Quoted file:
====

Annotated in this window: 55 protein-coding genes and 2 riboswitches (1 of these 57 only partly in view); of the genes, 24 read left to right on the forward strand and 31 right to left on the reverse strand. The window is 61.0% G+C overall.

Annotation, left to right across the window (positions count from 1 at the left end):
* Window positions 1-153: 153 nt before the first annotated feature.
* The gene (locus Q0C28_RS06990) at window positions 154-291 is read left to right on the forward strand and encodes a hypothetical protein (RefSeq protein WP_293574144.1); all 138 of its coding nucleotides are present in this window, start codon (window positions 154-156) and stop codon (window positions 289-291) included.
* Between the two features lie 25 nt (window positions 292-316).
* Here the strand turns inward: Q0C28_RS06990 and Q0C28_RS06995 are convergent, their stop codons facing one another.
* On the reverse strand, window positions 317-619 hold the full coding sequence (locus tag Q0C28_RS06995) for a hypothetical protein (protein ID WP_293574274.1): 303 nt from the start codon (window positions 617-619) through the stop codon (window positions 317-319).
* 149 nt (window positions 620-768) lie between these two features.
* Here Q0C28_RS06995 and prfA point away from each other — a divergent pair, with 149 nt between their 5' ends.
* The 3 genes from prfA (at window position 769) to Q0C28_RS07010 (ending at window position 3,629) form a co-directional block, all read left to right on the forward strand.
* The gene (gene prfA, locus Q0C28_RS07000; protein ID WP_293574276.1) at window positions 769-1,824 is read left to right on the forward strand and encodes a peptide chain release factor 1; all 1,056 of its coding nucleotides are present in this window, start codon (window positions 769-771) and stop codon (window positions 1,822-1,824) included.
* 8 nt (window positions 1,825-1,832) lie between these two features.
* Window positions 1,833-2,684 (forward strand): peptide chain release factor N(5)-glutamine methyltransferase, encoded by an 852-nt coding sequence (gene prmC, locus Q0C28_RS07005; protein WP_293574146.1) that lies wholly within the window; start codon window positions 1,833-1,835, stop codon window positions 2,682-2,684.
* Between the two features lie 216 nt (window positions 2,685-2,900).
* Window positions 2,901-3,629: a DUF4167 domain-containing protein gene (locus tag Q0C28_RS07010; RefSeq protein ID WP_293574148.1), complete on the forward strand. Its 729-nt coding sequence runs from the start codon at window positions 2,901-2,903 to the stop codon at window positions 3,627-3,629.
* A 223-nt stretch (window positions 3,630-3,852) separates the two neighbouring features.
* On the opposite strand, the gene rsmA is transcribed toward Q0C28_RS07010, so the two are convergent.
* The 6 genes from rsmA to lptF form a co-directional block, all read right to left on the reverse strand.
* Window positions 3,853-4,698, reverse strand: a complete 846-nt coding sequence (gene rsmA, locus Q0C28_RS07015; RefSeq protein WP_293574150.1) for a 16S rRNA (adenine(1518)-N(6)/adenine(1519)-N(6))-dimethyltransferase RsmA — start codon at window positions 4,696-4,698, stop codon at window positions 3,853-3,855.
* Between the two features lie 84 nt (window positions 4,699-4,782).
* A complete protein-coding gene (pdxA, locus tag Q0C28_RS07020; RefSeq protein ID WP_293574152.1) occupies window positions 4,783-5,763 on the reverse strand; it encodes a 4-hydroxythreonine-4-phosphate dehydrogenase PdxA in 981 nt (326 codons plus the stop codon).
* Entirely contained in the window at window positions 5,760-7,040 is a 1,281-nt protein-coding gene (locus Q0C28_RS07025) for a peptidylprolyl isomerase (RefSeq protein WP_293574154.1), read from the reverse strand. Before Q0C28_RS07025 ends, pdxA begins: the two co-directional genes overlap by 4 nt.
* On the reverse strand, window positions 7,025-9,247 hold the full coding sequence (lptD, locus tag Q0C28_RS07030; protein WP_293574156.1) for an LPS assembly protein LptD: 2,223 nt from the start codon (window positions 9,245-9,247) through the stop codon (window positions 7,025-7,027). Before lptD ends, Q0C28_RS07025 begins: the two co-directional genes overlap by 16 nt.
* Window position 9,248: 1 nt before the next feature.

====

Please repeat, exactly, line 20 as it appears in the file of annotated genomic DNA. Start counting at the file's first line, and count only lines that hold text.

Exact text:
* Between the two features lie 84 nt (window positions 4,699-4,782).